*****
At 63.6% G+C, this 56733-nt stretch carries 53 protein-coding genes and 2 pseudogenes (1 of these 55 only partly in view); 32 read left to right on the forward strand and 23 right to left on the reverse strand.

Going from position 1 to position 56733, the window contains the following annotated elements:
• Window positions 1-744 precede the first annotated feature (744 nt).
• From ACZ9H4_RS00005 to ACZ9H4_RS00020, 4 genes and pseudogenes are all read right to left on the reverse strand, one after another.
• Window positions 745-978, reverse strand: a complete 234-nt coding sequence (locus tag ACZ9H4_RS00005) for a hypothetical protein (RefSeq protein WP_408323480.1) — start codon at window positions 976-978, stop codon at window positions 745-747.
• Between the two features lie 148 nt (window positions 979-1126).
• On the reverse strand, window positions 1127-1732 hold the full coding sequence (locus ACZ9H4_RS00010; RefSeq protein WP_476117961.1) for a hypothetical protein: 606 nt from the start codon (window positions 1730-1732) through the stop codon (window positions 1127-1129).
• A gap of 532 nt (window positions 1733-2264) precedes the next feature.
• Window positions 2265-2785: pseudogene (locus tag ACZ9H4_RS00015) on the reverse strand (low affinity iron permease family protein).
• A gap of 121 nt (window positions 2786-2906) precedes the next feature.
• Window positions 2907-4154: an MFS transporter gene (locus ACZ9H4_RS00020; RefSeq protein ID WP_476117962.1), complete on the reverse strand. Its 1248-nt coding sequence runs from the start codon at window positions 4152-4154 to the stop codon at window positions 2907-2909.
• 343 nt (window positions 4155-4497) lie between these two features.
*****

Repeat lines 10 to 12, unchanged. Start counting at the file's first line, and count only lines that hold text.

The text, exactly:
• A gap of 121 nt (window positions 2786-2906) precedes the next feature.
• Window positions 2907-4154: an MFS transporter gene (locus ACZ9H4_RS00020; RefSeq protein ID WP_476117962.1), complete on the reverse strand. Its 1248-nt coding sequence runs from the start codon at window positions 4152-4154 to the stop codon at window positions 2907-2909.
• 343 nt (window positions 4155-4497) lie between these two features.